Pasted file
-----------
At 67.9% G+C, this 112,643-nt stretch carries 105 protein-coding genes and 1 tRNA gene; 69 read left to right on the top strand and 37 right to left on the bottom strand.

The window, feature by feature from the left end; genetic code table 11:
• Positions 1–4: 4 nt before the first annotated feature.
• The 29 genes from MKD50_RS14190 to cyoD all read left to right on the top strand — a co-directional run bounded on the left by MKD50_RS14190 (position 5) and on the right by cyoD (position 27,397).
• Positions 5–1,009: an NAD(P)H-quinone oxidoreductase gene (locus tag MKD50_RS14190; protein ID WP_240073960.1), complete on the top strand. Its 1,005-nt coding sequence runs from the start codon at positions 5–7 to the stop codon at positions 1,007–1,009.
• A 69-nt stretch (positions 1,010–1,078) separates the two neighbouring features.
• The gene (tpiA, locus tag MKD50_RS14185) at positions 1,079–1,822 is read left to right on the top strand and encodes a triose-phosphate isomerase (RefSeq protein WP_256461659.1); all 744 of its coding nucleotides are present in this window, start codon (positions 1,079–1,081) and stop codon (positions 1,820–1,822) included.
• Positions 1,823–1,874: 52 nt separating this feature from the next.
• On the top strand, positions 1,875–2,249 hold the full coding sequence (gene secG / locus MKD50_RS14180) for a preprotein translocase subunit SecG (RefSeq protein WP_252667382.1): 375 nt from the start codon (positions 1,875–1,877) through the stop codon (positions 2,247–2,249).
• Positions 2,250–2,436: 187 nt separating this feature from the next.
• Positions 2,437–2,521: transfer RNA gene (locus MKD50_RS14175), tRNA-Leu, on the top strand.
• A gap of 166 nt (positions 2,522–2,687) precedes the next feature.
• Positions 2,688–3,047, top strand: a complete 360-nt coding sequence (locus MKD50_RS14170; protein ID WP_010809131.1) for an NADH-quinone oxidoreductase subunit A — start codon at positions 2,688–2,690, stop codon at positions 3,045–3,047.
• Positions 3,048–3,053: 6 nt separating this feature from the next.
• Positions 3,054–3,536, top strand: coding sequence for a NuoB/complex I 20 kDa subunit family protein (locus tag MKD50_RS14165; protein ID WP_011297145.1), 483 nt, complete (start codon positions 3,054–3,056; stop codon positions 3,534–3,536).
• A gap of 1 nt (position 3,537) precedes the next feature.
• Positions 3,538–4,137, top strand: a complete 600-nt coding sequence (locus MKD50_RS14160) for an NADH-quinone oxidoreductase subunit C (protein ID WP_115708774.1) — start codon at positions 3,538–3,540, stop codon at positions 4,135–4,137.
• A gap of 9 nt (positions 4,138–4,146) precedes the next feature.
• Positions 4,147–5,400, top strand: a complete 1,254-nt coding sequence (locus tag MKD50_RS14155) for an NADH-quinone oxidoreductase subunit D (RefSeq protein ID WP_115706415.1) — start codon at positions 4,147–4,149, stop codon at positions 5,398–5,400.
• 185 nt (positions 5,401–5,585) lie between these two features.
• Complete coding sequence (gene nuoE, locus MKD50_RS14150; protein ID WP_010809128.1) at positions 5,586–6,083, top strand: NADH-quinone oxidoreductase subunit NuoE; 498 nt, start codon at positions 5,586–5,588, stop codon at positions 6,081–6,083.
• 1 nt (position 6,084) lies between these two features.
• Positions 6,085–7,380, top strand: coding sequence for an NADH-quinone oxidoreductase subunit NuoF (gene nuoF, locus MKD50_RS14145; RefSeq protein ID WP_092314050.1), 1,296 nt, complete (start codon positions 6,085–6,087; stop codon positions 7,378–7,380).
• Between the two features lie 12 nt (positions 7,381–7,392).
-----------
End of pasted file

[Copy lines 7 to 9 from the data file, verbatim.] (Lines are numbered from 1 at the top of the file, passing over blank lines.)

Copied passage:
• The gene (tpiA, locus tag MKD50_RS14185) at positions 1,079–1,822 is read left to right on the top strand and encodes a triose-phosphate isomerase (RefSeq protein WP_256461659.1); all 744 of its coding nucleotides are present in this window, start codon (positions 1,079–1,081) and stop codon (positions 1,820–1,822) included.
• Positions 1,823–1,874: 52 nt separating this feature from the next.
• On the top strand, positions 1,875–2,249 hold the full coding sequence (gene secG / locus MKD50_RS14180) for a preprotein translocase subunit SecG (RefSeq protein WP_252667382.1): 375 nt from the start codon (positions 1,875–1,877) through the stop codon (positions 2,247–2,249).